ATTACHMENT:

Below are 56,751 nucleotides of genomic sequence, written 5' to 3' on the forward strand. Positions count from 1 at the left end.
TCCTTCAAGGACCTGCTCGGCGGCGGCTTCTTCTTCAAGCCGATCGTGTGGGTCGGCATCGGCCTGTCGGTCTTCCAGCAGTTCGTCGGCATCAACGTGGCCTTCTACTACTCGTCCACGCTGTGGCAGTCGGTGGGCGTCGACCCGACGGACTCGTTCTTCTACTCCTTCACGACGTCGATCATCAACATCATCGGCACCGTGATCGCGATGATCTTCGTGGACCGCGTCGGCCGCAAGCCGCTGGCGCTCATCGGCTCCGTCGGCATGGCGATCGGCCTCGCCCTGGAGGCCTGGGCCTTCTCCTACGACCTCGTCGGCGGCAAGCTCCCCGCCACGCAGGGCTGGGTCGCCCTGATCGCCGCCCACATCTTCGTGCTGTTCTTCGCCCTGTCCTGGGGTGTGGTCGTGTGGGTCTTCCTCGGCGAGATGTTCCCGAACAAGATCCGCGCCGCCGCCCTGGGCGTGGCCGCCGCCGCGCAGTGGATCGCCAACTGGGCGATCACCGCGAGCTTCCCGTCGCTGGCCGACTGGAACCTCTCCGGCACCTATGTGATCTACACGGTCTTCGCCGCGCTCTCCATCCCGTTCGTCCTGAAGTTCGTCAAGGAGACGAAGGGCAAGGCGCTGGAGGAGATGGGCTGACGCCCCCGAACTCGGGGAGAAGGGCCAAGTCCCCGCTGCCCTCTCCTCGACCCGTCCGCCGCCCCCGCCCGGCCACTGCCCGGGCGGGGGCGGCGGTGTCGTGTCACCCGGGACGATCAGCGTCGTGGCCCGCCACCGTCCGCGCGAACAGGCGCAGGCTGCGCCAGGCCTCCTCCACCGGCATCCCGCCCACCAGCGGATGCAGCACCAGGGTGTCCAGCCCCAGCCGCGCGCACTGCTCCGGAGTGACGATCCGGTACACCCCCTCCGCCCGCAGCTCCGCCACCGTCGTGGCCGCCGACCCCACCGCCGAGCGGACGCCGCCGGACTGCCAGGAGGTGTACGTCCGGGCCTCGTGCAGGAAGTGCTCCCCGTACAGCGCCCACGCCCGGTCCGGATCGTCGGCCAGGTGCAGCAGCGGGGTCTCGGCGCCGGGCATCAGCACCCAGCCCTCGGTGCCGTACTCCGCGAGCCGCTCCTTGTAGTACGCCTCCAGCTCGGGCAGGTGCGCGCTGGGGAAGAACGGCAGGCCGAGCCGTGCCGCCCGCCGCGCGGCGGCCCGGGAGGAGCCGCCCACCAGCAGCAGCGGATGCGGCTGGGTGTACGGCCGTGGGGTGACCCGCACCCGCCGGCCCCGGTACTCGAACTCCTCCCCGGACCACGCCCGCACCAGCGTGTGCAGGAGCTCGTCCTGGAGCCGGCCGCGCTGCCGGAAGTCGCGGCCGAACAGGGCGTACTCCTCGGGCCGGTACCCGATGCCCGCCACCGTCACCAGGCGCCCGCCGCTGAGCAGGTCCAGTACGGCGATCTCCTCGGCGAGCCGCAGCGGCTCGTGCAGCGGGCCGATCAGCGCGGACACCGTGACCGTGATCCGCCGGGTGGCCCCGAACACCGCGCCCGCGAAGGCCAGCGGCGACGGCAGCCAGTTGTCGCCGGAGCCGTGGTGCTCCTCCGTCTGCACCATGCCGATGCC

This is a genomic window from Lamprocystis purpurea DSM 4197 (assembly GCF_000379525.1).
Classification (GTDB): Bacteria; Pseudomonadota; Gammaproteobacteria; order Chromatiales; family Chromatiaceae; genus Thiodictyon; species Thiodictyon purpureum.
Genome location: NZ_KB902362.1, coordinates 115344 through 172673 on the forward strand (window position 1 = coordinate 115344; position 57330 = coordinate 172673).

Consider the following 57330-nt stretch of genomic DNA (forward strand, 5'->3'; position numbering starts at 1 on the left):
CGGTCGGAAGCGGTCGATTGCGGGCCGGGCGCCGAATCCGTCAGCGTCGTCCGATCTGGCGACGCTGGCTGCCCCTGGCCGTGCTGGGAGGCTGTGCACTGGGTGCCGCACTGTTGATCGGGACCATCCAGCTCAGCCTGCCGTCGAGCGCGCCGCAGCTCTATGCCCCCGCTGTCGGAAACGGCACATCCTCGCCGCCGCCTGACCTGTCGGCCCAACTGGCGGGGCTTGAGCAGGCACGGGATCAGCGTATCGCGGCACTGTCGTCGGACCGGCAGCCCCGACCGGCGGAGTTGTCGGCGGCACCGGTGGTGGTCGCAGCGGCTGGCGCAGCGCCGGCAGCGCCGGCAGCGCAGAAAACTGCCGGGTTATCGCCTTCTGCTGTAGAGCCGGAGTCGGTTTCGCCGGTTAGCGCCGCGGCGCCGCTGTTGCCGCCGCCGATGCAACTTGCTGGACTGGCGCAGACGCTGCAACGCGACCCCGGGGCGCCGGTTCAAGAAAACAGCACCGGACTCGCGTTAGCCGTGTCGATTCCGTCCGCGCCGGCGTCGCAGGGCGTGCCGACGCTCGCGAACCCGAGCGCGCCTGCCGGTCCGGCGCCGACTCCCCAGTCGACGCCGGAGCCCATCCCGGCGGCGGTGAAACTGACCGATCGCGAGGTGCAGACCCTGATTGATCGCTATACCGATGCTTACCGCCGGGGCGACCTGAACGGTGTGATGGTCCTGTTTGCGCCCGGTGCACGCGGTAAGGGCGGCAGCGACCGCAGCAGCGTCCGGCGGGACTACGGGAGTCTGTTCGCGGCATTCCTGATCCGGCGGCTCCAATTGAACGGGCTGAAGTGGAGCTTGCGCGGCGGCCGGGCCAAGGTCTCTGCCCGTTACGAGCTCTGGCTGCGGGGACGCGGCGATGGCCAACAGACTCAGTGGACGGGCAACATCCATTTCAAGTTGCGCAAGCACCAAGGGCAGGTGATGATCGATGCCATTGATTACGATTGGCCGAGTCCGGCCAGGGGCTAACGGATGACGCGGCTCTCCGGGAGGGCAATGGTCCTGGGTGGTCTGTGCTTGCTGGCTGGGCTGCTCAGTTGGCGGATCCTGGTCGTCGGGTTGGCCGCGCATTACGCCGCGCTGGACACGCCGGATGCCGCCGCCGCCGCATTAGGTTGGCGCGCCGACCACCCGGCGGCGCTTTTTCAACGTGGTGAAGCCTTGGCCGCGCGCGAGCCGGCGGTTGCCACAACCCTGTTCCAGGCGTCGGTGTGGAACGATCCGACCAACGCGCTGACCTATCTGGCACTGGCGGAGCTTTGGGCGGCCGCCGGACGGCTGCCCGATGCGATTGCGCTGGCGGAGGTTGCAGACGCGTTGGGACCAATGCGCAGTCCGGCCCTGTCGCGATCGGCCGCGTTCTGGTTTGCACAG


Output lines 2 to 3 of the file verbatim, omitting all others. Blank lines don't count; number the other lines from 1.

TCCTTCAAGGACCTGCTCGGCGGCGGCTTCTTCTTCAAGCCGATCGTGTGGGTCGGCATCGGCCTGTCGGTCTTCCAGCAGTTCGTCGGCATCAACGTGGCCTTCTACTACTCGTCCACGCTGTGGCAGTCGGTGGGCGTCGACCCGACGGACTCGTTCTTCTACTCCTTCACGACGTCGATCATCAACATCATCGGCACCGTGATCGCGATGATCTTCGTGGACCGCGTCGGCCGCAAGCCGCTGGCGCTCATCGGCTCCGTCGGCATGGCGATCGGCCTCGCCCTGGAGGCCTGGGCCTTCTCCTACGACCTCGTCGGCGGCAAGCTCCCCGCCACGCAGGGCTGGGTCGCCCTGATCGCCGCCCACATCTTCGTGCTGTTCTTCGCCCTGTCCTGGGGTGTGGTCGTGTGGGTCTTCCTCGGCGAGATGTTCCCGAACAAGATCCGCGCCGCCGCCCTGGGCGTGGCCGCCGCCGCGCAGTGGATCGCCAACTGGGCGATCACCGCGAGCTTCCCGTCGCTGGCCGACTGGAACCTCTCCGGCACCTATGTGATCTACACGGTCTTCGCCGCGCTCTCCATCCCGTTCGTCCTGAAGTTCGTCAAGGAGACGAAGGGCAAGGCGCTGGAGGAGATGGGCTGACGCCCCCGAACTCGGGGAGAAGGGCCAAGTCCCCGCTGCCCTCTCCTCGACCCGTCCGCCGCCCCCGCCCGGCCACTGCCCGGGCGGGGGCGGCGGTGTCGTGTCACCCGGGACGATCAGCGTCGTGGCCCGCCACCGTCCGCGCGAACAGGCGCAGGCTGCGCCAGGCCTCCTCCACCGGCATCCCGCCCACCAGCGGATGCAGCACCAGGGTGTCCAGCCCCAGCCGCGCGCACTGCTCCGGAGTGACGATCCGGTACACCCCCTCCGCCCGCAGCTCCGCCACCGTCGTGGCCGCCGACCCCACCGCCGAGCGGACGCCGCCGGACTGCCAGGAGGTGTACGTCCGGGCCTCGTGCAGGAAGTGCTCCCCGTACAGCGCCCACGCCCGGTCCGGATCGTCGGCCAGGTGCAGCAGCGGGGTCTCGGCGCCGGGCATCAGCACCCAGCCCTCGGTGCCGTACTCCGCGAGCCGCTCCTTGTAGTACGCCTCCAGCTCGGGCAGGTGCGCGCTGGGGAAGAACGGCAGGCCGAGCCGTGCCGCCCGCCGCGCGGCGGCCCGGGAGGAGCCGCCCACCAGCAGCAGCGGATGCGGCTGGGTGTACGGCCGTGGGGTGACCCGCACCCGCCGGCCCCGGTACTCGAACTCCTCCCCGGACCACGCCCGCACCAGCGTGTGCAGGAGCTCGTCCTGGAGCCGGCCGCGCTGCCGGAAGTCGCGGCCGAACAGGGCGTACTCCTCGGGCCGGTACCCGATGCCCGCCACCGTCACCAGGCGCCCGCCGCTGAGCAGGTCCAGTACGGCGATCTCCTCGGCGAGCCGCAGCGGCTCGTGCAGCGGGCCGATCAGCGCGGACACCGTGACCGTGATCCGCCGGGTGGCCCCGAACACCGCGCCCGCGAAGGCCAGCGGCGACGGCAGCCAGTTGTCGCCGGAGCCGTGGTGCTCCTCCGTCTGCACCATGCCGATGCC

This is a genomic window from Lamprocystis purpurea DSM 4197 (assembly GCF_000379525.1).